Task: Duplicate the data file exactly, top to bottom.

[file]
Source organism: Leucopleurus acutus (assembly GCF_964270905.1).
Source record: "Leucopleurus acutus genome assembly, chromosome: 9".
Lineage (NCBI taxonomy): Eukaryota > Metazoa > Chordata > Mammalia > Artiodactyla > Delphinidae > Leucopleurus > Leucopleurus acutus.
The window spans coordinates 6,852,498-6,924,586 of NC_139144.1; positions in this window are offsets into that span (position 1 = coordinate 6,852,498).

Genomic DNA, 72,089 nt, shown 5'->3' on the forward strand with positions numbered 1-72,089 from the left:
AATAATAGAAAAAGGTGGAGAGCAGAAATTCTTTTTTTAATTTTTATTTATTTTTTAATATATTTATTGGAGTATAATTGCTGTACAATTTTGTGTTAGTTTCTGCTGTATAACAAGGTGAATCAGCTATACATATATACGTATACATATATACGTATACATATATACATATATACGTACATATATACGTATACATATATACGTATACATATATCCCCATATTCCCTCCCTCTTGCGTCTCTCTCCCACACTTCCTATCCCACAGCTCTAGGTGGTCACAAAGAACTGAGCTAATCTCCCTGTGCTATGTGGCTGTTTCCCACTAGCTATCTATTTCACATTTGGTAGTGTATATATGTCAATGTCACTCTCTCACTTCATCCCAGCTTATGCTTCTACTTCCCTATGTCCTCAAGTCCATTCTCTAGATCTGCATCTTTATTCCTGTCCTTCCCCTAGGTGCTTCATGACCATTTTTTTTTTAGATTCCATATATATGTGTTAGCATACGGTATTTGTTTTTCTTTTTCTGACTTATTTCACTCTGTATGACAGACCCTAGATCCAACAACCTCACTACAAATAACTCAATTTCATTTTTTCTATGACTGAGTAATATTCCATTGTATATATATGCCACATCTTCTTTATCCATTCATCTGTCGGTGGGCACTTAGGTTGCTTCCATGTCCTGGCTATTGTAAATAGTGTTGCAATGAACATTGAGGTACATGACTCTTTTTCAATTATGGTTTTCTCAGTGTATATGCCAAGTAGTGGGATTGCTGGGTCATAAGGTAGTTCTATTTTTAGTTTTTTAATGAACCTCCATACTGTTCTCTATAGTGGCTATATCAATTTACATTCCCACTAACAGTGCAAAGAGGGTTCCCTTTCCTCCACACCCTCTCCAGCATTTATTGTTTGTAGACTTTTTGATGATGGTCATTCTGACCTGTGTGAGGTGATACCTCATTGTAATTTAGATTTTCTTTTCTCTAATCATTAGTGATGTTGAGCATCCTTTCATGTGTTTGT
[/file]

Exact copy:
Source organism: Leucopleurus acutus (assembly GCF_964270905.1).
Source record: "Leucopleurus acutus genome assembly, chromosome: 9".
Lineage (NCBI taxonomy): Eukaryota > Metazoa > Chordata > Mammalia > Artiodactyla > Delphinidae > Leucopleurus > Leucopleurus acutus.
The window spans coordinates 6,852,498-6,924,586 of NC_139144.1; positions in this window are offsets into that span (position 1 = coordinate 6,852,498).

Genomic DNA, 72,089 nt, shown 5'->3' on the forward strand with positions numbered 1-72,089 from the left:
AATAATAGAAAAAGGTGGAGAGCAGAAATTCTTTTTTTAATTTTTATTTATTTTTTAATATATTTATTGGAGTATAATTGCTGTACAATTTTGTGTTAGTTTCTGCTGTATAACAAGGTGAATCAGCTATACATATATACGTATACATATATACGTATACATATATACATATATACGTACATATATACGTATACATATATACGTATACATATATCCCCATATTCCCTCCCTCTTGCGTCTCTCTCCCACACTTCCTATCCCACAGCTCTAGGTGGTCACAAAGAACTGAGCTAATCTCCCTGTGCTATGTGGCTGTTTCCCACTAGCTATCTATTTCACATTTGGTAGTGTATATATGTCAATGTCACTCTCTCACTTCATCCCAGCTTATGCTTCTACTTCCCTATGTCCTCAAGTCCATTCTCTAGATCTGCATCTTTATTCCTGTCCTTCCCCTAGGTGCTTCATGACCATTTTTTTTTTAGATTCCATATATATGTGTTAGCATACGGTATTTGTTTTTCTTTTTCTGACTTATTTCACTCTGTATGACAGACCCTAGATCCAACAACCTCACTACAAATAACTCAATTTCATTTTTTCTATGACTGAGTAATATTCCATTGTATATATATGCCACATCTTCTTTATCCATTCATCTGTCGGTGGGCACTTAGGTTGCTTCCATGTCCTGGCTATTGTAAATAGTGTTGCAATGAACATTGAGGTACATGACTCTTTTTCAATTATGGTTTTCTCAGTGTATATGCCAAGTAGTGGGATTGCTGGGTCATAAGGTAGTTCTATTTTTAGTTTTTTAATGAACCTCCATACTGTTCTCTATAGTGGCTATATCAATTTACATTCCCACTAACAGTGCAAAGAGGGTTCCCTTTCCTCCACACCCTCTCCAGCATTTATTGTTTGTAGACTTTTTGATGATGGTCATTCTGACCTGTGTGAGGTGATACCTCATTGTAATTTAGATTTTCTTTTCTCTAATCATTAGTGATGTTGAGCATCCTTTCATGTGTTTGT